Just one more reason to pay minor leaguers during spring training

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At the end of last week, Minor League Baseball Players received their first paychecks since October of 2021. Minor leaguers aren’t paid year round, and they aren’t paid for spring training or fall leagues, either, not unless teams are making some kind of exception for extended seasons and instructionals, as they did during 2020, when there was no regular season at all. And since the first paychecks weren’t even for a full work schedule, as far as paid time goes, they were meager, even for minor-league pay.

Advocates for Minor Leaguers shared a few screenshots on Saturday of these direct deposits: one for $50.44, another for $62.96, a third for $54.98, and the largest of the bunch, a whopping $79.16. That’s it. The players have bills to pay, they have food to purchase and eat, and they’re getting basically nothing from their first paychecks from MLB in six months.

Now, I understand how prorated pay works, so don’t waste your time trying to lecture me about how things are not as bad as they seem if you take the reduced workload into account, but the problem is that there is the opportunity for prorated checks at all. The workload hasn’t been reduced: it’s just that the amount of work the teams are paying for is minimal. These minor-league players were in spring training, where they only had stipends to help them get through — stipends that are traditionally not enough on their own, which is how you end up with players becoming Uber drivers and taking on gig work in between their spring training responsibilities and schedule. They no longer have to pay for their own housing, which is a positive for their bank accounts, but there is no replacement for better pay. Paying for housing while being paid poverty-level wages is horrid, but receiving housing while still being paid poverty-level wages is still a problem — especially when the pay isn’t even coming to the players year-round.

Back in November, I wrote about the need to “pay MiLB players more, and more often,” so let’s revisit that for a moment:

Trying to sort out how to budget the low-end salary in MLB is a whole different experience than figuring out how to stretch $400 per week, which is only paid for a few months, throughout an entire year. It’s an entirely different experience than even the kind of budgeting that the NBA’s G League players need to solve: those guys are getting $7,000 per month, which is $35,000 per year. MiLB’s players, meanwhile, sit on or under the poverty line, and that meager sum is paid out over just a fraction of the year, since there is no pay in the offseason, in spring training, or during the postseason. The MiLB season — the long version of it, for the higher levels — lasts from mid-April or so to late-August or early September. You only need one hand to count the months they’re paid in, and that’s the players on the high-end of the scale.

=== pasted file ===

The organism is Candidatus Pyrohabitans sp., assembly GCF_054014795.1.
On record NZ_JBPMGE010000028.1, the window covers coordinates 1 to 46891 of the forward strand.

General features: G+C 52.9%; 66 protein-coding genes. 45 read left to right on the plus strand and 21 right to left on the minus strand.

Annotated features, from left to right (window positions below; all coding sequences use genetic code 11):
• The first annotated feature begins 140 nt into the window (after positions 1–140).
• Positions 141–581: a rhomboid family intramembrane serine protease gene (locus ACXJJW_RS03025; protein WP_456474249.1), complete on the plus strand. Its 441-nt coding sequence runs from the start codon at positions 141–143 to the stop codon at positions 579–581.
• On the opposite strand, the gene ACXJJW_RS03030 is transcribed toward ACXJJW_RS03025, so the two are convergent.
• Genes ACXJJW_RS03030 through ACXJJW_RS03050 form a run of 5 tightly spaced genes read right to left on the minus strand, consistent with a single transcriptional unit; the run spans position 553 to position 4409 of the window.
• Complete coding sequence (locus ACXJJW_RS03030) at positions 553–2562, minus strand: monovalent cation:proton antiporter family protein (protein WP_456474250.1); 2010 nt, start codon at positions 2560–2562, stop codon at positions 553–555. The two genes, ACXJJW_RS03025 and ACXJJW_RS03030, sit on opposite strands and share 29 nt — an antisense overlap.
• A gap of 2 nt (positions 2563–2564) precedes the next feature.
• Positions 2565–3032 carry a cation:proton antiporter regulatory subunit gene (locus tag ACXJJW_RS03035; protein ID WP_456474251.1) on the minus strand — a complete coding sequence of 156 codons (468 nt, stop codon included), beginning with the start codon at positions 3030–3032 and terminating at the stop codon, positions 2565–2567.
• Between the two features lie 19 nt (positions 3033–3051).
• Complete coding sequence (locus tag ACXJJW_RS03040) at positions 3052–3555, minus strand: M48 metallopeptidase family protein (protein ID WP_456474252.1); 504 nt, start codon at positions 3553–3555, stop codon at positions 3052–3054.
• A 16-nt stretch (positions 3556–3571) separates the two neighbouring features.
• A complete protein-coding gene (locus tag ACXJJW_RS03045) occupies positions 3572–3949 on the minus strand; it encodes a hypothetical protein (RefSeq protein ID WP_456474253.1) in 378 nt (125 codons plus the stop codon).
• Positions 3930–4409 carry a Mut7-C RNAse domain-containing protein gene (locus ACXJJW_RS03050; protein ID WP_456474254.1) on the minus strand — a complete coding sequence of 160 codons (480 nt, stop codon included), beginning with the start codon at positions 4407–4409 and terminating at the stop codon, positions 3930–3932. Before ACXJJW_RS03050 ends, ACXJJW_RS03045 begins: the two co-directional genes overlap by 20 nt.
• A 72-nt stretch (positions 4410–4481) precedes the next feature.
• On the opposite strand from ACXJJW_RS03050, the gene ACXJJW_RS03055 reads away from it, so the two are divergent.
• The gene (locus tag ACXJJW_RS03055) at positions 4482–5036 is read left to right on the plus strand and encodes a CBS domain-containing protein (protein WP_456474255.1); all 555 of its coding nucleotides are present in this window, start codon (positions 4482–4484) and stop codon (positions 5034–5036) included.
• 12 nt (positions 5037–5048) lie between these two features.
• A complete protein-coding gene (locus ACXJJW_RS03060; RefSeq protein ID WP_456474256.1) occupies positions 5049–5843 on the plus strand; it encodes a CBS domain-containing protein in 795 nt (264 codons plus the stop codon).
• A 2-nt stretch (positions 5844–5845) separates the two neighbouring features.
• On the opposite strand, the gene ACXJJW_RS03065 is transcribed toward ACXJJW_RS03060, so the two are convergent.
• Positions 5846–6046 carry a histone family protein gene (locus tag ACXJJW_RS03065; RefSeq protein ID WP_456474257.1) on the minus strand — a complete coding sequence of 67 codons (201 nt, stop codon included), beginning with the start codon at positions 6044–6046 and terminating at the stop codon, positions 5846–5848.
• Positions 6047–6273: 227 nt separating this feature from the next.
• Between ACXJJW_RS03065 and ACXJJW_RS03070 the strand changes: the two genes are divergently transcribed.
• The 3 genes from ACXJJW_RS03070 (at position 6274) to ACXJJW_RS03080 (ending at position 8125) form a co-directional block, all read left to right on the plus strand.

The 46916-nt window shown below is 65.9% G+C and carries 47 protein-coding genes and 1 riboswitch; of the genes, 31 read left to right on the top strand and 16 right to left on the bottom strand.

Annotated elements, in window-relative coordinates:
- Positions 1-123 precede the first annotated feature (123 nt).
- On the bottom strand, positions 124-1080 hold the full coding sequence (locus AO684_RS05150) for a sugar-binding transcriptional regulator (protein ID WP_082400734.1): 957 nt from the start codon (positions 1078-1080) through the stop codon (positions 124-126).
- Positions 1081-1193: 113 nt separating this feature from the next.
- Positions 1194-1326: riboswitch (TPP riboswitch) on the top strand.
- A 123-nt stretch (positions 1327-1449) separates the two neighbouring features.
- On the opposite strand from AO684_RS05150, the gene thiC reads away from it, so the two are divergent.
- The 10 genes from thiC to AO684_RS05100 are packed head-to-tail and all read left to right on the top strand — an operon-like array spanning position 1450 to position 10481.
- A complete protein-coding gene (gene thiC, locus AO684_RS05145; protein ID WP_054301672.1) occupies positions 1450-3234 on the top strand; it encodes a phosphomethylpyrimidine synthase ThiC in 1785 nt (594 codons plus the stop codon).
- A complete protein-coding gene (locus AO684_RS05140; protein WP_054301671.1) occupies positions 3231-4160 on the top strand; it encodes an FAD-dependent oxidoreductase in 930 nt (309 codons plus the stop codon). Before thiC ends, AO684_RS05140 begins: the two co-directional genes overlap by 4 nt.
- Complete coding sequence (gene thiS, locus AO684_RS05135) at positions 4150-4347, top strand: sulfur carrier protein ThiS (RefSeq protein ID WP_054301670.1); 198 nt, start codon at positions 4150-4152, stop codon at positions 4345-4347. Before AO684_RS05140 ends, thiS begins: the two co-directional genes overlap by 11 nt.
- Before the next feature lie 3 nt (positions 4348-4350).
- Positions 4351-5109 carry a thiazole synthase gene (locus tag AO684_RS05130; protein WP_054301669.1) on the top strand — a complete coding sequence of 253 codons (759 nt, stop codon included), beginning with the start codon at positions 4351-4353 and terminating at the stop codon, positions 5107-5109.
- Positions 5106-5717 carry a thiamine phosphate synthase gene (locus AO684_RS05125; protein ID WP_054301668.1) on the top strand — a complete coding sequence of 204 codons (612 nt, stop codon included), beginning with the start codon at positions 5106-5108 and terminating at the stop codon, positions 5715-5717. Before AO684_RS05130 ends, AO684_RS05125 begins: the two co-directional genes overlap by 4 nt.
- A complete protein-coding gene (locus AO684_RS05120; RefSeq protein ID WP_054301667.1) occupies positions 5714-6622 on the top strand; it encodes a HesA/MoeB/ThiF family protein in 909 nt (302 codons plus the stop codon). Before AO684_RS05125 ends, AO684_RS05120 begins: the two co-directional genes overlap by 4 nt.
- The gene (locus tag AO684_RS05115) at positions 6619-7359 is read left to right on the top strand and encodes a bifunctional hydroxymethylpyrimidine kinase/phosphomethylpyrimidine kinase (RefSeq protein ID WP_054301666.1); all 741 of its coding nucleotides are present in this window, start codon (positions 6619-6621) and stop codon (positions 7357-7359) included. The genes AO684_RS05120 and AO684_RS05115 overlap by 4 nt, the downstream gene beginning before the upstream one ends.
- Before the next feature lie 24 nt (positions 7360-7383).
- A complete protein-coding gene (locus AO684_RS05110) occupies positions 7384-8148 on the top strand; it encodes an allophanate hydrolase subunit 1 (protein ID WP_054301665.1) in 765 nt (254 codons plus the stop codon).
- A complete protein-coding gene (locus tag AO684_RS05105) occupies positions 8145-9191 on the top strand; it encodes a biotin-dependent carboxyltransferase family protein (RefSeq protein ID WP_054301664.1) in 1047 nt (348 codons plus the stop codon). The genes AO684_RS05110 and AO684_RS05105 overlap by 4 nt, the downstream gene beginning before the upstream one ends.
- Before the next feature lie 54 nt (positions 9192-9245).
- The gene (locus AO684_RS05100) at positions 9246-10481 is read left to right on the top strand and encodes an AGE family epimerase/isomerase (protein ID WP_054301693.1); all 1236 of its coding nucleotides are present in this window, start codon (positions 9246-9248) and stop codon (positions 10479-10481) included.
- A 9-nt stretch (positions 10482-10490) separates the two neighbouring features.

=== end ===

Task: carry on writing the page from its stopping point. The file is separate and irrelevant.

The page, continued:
Further, the contracts of Minor League Baseball players stipulate that they are required to work unpaid hours, even in the offseason. They aren’t on the field, no, but they’re required to not just stay in game shape, but to send progress reports to their teams all offseason long to prove that they’re putting in the work and staying in peak physical condition. You know, through the use of facilities they are required to pay for the access to themselves. Players are still responsible for their own on-field equipment — bats, gloves, cleats, and so on. Imagine your housing is taken care of, but you break a couple of bats your first week back, and you get paid $50 that you now need to stretch out until the next check. They likely stocked up on new equipment while working their offseason job, but that’s an issue now, too, isn’t it? That these professional athletes are forced to work an unpaid training job in their “free” time, after spending their day working a second job so they can afford to live through the offseason.

MLB has behaved in such a way of late that you can tell they’re terrified of any further organizing or protest from their minor-league players. Providing housing for them shortly after increasing their pay is basically the best evidence we have of this, but it’s also clear they’re still not doing enough. Not for outside observers like myself, no, but more importantly, not for the players, either, who still feel they need to report the goings on of their career to groups like Advocates for Minor Leaguers, in order to bring attention to the conditions they toil under.

A union is probably the only way they fully get everything they need from MLB — the only way to fully break the league’s last vestige of the feudal system they built their kingdom upon — but in the meantime, what they have are advocates. Groups pointing out that the issues still persist, to say that sure, there was basically a 50 percent bump in pay between 2019 and 2021, but that still left players making sub-poverty-level wages. That they now have housing provided to them, but teams are doing basically the minimum there, and furthermore, all of the decisions regarding housing were made without any input from the players themselves. Or even to point out that the clubhouse dues that players aren’t supposed to be paying anymore suddenly resurfaced, for some still unexplained reason.

It’s not everything the players need, but it’s still enough to completely spook MLB and force them into action. Imagine what could be won if the organizing became more, well, organized?

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